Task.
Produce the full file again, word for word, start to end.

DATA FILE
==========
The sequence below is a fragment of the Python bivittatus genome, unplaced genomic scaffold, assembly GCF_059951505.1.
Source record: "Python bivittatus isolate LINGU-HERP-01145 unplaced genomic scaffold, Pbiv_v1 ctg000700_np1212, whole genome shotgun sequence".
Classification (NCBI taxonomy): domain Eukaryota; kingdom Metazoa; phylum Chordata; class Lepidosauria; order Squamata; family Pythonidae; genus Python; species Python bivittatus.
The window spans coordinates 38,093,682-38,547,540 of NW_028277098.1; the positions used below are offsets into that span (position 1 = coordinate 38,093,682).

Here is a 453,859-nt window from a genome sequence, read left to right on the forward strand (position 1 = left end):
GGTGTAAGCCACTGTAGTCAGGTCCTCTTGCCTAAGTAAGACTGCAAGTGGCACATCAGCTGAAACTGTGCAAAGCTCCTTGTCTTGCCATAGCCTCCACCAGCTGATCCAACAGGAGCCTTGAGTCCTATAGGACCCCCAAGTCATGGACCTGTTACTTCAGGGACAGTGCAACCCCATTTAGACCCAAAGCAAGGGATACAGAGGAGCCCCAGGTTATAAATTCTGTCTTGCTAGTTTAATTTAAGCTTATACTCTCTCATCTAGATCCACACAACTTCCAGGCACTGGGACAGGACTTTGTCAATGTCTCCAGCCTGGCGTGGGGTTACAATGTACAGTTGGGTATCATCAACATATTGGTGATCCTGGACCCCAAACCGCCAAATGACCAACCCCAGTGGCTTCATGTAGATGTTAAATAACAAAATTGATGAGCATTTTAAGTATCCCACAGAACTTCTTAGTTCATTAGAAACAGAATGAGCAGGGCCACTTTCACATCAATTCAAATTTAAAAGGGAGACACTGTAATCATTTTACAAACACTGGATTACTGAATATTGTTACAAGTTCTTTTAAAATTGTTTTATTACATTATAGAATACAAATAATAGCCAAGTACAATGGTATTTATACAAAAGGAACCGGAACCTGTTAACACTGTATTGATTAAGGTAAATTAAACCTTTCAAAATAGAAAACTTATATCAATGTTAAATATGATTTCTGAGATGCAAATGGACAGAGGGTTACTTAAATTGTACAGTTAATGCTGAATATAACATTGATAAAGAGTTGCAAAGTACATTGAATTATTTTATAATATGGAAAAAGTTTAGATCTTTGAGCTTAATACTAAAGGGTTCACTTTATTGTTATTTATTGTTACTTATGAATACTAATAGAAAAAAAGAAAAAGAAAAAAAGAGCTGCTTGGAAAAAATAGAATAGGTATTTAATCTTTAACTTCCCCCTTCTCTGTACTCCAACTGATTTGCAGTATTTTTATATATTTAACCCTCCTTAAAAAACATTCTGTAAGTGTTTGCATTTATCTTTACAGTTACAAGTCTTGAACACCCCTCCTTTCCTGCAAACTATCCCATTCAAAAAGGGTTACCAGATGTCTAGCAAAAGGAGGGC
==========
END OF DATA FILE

The sequence below is a fragment of the Python bivittatus genome, unplaced genomic scaffold, assembly GCF_059951505.1.
Source record: "Python bivittatus isolate LINGU-HERP-01145 unplaced genomic scaffold, Pbiv_v1 ctg000700_np1212, whole genome shotgun sequence".
Classification (NCBI taxonomy): domain Eukaryota; kingdom Metazoa; phylum Chordata; class Lepidosauria; order Squamata; family Pythonidae; genus Python; species Python bivittatus.
The window spans coordinates 38,093,682-38,547,540 of NW_028277098.1; the positions used below are offsets into that span (position 1 = coordinate 38,093,682).

Here is a 453,859-nt window from a genome sequence, read left to right on the forward strand (position 1 = left end):
GGTGTAAGCCACTGTAGTCAGGTCCTCTTGCCTAAGTAAGACTGCAAGTGGCACATCAGCTGAAACTGTGCAAAGCTCCTTGTCTTGCCATAGCCTCCACCAGCTGATCCAACAGGAGCCTTGAGTCCTATAGGACCCCCAAGTCATGGACCTGTTACTTCAGGGACAGTGCAACCCCATTTAGACCCAAAGCAAGGGATACAGAGGAGCCCCAGGTTATAAATTCTGTCTTGCTAGTTTAATTTAAGCTTATACTCTCTCATCTAGATCCACACAACTTCCAGGCACTGGGACAGGACTTTGTCAATGTCTCCAGCCTGGCGTGGGGTTACAATGTACAGTTGGGTATCATCAACATATTGGTGATCCTGGACCCCAAACCGCCAAATGACCAACCCCAGTGGCTTCATGTAGATGTTAAATAACAAAATTGATGAGCATTTTAAGTATCCCACAGAACTTCTTAGTTCATTAGAAACAGAATGAGCAGGGCCACTTTCACATCAATTCAAATTTAAAAGGGAGACACTGTAATCATTTTACAAACACTGGATTACTGAATATTGTTACAAGTTCTTTTAAAATTGTTTTATTACATTATAGAATACAAATAATAGCCAAGTACAATGGTATTTATACAAAAGGAACCGGAACCTGTTAACACTGTATTGATTAAGGTAAATTAAACCTTTCAAAATAGAAAACTTATATCAATGTTAAATATGATTTCTGAGATGCAAATGGACAGAGGGTTACTTAAATTGTACAGTTAATGCTGAATATAACATTGATAAAGAGTTGCAAAGTACATTGAATTATTTTATAATATGGAAAAAGTTTAGATCTTTGAGCTTAATACTAAAGGGTTCACTTTATTGTTATTTATTGTTACTTATGAATACTAATAGAAAAAAAGAAAAAGAAAAAAAGAGCTGCTTGGAAAAAATAGAATAGGTATTTAATCTTTAACTTCCCCCTTCTCTGTACTCCAACTGATTTGCAGTATTTTTATATATTTAACCCTCCTTAAAAAACATTCTGTAAGTGTTTGCATTTATCTTTACAGTTACAAGTCTTGAACACCCCTCCTTTCCTGCAAACTATCCCATTCAAAAAGGGTTACCAGATGTCTAGCAAAAGGAGGGC